The best way to organize things, whether they’re physical or digital, is to accept the mess for a while. That’s why my strategy for organizing things is to always start with a messy environment, a blank canvas to play with. However there’s a catch: I have to pay close attention to what I’m constantly searching for and using.

It is only after rearranging things again and again and learning my necessities that I am finally ready to begin building the system that will meet my needs. But, there is no doubt in my mind that that will not be the final version. The world around us constantly changes, and we must adapt to keep up.

The tricky part is figuring out the exact moment when the messy stage has to give way to some order. I like to use a concept I borrowed from economics: Transactions Costs. In other words, if the mess is making me less and less productive, it’s time to pause and organize by choosing the best workflow I’ve come up with so far.

If you haven’t already, I encourage you to watch the video below. It’s about an Evernote notebook being built from empty to fully functional. It started out messy, and I added tags, links, etc. as I learned what I was constantly looking for and using.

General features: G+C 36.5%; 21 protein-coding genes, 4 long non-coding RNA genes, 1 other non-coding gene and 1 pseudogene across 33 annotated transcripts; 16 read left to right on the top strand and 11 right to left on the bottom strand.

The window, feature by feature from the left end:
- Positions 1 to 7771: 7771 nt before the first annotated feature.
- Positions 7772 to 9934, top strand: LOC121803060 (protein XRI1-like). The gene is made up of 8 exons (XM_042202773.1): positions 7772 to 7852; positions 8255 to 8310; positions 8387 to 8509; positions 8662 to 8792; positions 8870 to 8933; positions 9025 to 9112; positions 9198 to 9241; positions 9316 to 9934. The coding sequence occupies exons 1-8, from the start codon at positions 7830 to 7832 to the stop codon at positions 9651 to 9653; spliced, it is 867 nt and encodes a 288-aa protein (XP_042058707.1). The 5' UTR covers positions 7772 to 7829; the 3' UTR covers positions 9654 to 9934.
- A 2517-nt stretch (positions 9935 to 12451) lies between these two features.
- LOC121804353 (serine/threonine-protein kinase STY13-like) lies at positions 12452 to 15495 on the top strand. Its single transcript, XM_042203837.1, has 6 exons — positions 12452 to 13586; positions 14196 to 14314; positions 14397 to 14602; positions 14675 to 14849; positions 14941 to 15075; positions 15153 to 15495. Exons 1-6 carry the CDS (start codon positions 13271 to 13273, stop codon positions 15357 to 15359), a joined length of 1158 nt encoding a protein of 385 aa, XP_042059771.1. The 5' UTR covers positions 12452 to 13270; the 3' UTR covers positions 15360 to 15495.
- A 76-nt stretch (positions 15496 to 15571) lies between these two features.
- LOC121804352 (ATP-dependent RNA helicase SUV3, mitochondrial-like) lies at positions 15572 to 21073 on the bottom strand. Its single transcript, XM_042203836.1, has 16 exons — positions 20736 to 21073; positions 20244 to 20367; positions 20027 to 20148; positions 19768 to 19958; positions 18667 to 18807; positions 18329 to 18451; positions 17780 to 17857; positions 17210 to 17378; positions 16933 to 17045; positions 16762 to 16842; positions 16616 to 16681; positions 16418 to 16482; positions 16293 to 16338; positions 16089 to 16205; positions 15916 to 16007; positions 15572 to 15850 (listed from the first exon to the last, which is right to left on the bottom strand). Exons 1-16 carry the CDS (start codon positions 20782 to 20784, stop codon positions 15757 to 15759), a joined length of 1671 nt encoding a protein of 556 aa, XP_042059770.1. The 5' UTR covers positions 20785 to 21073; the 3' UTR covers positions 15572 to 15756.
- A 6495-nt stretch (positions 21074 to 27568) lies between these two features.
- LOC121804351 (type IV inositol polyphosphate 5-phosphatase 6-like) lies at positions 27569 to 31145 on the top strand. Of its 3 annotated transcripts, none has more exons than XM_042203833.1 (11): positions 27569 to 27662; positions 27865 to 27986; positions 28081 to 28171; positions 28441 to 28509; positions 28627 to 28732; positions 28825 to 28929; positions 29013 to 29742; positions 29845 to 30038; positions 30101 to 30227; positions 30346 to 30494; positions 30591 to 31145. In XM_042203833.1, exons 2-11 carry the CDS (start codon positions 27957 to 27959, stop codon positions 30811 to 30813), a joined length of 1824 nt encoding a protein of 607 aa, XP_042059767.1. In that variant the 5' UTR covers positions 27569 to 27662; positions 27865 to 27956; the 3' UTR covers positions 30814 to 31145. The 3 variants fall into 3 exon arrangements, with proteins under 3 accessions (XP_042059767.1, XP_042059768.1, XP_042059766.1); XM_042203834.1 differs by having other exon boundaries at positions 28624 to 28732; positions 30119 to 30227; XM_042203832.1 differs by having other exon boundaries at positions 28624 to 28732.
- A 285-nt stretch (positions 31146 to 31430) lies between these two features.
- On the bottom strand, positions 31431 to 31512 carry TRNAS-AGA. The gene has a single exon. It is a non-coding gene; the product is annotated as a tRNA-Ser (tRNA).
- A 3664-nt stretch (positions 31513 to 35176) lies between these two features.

And like I said before, it’s a strategy that works in both the digital and physical worlds. Last week, I finally organized my workbench inspired by the way I moved objects around when I was working on the Apple IIe restoration project. I’m pretty happy with the final result, but I already had new ideas for it.

The messy approach is also a way to foster creativity. There are many good books about this subject. There’s one literally titled Messy, but The Click Moment and Algorithms to Live By also discuss it.

Moving things around forces us to look at a problem from a different perspective, which helps us come up with unexpected solutions. But it is important to keep in mind that the project on which we are currently working is not our sole concern. In my case, the messy workspace was also a project in progress.

Take a look at the shelf and the soldering station; they are all made from scrap wood. By the way, I love that cool industrial vibe. You can even tell from the black circles on one of the shelf legs that the piece of wood was once below the table glass. It was a test; I was trying to figure out how many crossbars I needed to keep everything stable and I ended up replacing the studs with the thicker ones that are there now. As for the rest of the replaced pieces wood, they were used on other projects.

But there are more repurposed materials. The desk itself is made up of the top glass of an old kitchen table, supported by some cheap Ikea trestles. As for that Chromebook, it will not get Chrome OS updates anymore, but it is still good enough for Google searches and the Evernote web client.

So, the next time you are working on a complex project, don’t be too hard on yourself. Every so often, a little mess is what you need to unlock a solution that was always there, but you couldn’t see.

By the way, switching to another project also works, but that’s a story for another time.


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